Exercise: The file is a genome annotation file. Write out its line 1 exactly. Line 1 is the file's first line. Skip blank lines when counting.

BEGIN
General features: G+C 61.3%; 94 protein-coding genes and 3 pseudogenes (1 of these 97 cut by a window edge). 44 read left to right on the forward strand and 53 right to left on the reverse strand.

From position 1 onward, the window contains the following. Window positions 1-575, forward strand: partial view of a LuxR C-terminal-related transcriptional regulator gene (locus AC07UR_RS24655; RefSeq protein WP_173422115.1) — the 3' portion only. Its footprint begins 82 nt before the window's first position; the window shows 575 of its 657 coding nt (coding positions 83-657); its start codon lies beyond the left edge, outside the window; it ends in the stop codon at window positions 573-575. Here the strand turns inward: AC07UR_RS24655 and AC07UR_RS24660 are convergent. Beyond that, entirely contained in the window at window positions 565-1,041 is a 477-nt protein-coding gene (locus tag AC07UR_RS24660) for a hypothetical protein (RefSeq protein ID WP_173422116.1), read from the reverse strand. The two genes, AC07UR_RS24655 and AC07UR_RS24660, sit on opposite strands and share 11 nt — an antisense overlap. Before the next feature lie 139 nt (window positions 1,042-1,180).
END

General features: G+C 61.3%; 94 protein-coding genes and 3 pseudogenes (1 of these 97 cut by a window edge). 44 read left to right on the forward strand and 53 right to left on the reverse strand.